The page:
Water is a basic necessity of life. Here in the Great Lakes region, it seems like water is everywhere—from big lakes, rivers and inland lakes, to the water flowing from our taps. But the sad news is that our drinking water sources are not always safe.
Throughout the Great Lakes there are many threats, like industrial and agricultural activities, that impact our water every day. Additionally, failing water infrastructure in municipalities around the region has resulted in unsafe water and affordability problems.
For example, Flint, Michigan has been without safe drinking water since 2014, after the city switched water sources as a cost-cutting measure but failed to properly treat the water to keep lead from aging pipes from leaching into the water supply. Most recently, to meet state demands that they demonstrate a 70% water bill collection rate, the City of Flint began issuing shutoff notices to residents with past-due water bills, and has threatened 8,000 residents with foreclosure for nonpayment. Residents of Flint already pay the highest water rates in the US, twice as high as the national average and almost 2.5 times more than what the United Nations considers affordable. Now, the State of Michigan has stopped distributing free bottled water to residents despite continued widespread distrust of and confusion about water quality and filter use.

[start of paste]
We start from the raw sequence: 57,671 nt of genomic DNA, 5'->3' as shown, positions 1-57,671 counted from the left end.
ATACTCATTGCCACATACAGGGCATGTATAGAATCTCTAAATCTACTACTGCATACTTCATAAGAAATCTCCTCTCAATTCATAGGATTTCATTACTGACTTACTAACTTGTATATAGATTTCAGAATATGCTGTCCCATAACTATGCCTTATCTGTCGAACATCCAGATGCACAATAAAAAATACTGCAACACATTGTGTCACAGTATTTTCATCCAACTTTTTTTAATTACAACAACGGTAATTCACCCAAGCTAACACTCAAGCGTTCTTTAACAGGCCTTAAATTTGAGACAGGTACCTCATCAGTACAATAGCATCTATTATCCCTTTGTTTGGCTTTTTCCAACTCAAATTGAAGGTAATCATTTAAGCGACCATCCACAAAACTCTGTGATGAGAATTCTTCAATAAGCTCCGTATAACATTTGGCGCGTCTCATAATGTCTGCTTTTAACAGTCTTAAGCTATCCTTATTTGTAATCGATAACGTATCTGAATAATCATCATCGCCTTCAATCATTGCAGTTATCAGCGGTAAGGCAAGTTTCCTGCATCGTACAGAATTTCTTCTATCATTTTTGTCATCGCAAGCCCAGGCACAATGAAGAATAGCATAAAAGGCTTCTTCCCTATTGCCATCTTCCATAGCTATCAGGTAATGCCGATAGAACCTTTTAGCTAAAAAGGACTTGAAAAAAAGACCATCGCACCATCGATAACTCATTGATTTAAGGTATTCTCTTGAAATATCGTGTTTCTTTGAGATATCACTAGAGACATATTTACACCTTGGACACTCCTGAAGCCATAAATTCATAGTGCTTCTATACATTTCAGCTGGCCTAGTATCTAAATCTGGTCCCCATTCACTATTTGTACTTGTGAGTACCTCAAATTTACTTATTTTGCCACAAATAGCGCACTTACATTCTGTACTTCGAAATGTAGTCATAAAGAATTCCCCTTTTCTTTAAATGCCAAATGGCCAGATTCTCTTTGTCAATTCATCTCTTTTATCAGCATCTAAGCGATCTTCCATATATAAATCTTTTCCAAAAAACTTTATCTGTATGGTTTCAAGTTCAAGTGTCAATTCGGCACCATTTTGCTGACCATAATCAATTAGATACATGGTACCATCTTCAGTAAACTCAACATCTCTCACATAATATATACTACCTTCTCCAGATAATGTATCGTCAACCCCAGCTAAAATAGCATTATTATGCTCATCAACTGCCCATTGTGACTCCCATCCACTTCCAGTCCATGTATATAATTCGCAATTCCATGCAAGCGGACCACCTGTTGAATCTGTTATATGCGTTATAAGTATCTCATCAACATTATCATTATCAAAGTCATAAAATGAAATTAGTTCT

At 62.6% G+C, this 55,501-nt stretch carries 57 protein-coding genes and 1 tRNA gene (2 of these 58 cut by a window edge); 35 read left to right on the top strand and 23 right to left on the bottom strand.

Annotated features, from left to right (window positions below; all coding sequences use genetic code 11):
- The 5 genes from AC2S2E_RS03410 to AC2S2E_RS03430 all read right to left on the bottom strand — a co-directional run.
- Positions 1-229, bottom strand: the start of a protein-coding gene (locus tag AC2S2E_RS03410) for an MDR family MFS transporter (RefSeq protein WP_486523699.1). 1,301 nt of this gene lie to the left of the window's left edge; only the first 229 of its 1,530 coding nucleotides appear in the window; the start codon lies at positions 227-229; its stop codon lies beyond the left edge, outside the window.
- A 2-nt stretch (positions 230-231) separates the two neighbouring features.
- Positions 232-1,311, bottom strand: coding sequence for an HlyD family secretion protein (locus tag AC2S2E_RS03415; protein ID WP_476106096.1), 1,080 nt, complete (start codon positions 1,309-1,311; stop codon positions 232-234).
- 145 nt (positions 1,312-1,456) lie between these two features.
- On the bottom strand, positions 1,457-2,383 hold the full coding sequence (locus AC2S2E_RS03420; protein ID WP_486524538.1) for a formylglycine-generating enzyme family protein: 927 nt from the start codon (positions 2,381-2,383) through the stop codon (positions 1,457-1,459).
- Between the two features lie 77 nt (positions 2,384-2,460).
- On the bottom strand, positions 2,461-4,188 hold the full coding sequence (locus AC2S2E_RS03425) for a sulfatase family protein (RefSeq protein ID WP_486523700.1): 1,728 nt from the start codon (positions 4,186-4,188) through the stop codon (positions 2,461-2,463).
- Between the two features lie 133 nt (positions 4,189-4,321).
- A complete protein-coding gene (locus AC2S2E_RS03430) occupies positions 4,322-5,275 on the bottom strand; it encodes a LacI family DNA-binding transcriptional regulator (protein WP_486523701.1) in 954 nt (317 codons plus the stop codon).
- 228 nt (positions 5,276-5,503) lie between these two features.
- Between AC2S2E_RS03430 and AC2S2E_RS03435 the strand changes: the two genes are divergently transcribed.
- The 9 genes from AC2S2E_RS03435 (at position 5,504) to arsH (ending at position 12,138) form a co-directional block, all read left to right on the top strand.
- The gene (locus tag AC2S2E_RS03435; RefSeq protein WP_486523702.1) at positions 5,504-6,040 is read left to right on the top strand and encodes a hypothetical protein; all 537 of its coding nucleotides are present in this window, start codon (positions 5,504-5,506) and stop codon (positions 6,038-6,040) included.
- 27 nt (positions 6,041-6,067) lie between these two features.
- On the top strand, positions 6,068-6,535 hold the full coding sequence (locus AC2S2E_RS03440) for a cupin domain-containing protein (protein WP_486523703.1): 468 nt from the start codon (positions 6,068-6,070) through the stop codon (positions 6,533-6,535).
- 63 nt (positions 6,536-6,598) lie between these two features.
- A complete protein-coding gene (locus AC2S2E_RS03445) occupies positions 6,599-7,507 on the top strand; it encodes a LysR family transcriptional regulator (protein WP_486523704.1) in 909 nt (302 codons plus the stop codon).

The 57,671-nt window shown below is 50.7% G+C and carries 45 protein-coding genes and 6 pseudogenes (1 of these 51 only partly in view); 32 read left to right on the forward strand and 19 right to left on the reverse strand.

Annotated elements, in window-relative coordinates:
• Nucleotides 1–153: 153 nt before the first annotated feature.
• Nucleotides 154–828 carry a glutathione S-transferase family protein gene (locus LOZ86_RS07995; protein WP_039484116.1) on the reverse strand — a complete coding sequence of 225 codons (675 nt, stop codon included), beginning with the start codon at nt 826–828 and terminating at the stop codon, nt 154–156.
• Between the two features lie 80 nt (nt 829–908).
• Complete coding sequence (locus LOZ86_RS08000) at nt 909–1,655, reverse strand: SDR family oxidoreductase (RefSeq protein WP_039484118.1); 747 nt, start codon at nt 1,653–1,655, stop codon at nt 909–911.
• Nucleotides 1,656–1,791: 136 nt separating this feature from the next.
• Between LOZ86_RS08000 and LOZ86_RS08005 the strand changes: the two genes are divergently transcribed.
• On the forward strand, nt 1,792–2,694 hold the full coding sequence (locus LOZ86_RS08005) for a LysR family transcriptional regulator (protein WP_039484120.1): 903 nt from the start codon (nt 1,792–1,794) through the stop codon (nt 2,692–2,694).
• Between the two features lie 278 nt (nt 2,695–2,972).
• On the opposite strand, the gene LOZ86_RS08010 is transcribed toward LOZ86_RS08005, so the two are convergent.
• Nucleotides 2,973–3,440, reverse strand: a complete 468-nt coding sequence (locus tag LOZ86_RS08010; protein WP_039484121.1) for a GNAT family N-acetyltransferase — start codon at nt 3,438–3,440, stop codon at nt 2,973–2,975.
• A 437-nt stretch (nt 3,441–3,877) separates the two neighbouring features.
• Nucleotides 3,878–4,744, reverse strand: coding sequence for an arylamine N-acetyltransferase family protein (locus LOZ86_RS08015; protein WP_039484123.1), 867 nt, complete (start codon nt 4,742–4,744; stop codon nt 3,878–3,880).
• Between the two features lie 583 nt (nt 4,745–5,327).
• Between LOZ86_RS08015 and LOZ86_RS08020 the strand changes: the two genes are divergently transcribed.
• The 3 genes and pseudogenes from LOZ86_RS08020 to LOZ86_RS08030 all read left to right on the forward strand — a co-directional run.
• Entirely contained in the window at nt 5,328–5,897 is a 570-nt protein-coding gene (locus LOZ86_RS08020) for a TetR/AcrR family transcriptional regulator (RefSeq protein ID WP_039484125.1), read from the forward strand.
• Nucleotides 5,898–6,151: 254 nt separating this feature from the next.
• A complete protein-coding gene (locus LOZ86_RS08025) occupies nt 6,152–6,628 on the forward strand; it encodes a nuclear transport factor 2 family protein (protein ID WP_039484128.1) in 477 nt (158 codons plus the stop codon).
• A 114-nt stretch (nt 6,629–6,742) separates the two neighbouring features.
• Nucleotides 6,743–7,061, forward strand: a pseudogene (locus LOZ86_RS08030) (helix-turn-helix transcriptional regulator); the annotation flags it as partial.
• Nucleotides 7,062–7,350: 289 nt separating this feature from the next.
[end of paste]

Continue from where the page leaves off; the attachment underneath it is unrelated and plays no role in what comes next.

As one of the most water-rich places in the world, we believe everyone deserves safe, affordable drinking water. Freshwater Future is finding ways to ensure our water stays safe for our 40 million residents who rely on the Great Lakes for their water, and working to assist the residents of Flint.
Funding Grassroots Advocacy
Freshwater Future awards grant money to grassroots organizations working on urban water initiatives, and provides stipends for Flint residents to participate in local task forces on water issues, so that a diversity of voices and problem-solving strategies are represented.
Promoting Inclusiveness in Decision-Making
Together with our grassroots partner organizations in Flint, we’re working to encourage city officials to hold public forums in neighborhoods throughout the city so that all residents can provide input on the city’s long-term source of drinking water.
Raising Money to Restore Water Service
Because the Hispanic & Latino community, much of which is undocumented, is one of the hardest-hit by the recent shutoffs, we’re helping to raise money to restore water service to those families and to prevent future shutoffs.
Building a Network of Activists
Nearly 100 people gathered together in March at the All About Water Meeting to learn about and discuss the challenges to improve the safety, affordability, and efficiency of water treatment and distributions systems. The Steering Committee that organized the meeting is planning future opportunities to take the conversations and strategies to the next step. Contact Hilliard Hampton at firstname.lastname@example.org for more information.
Tell Governor Snyder that Flint still needs bottled water.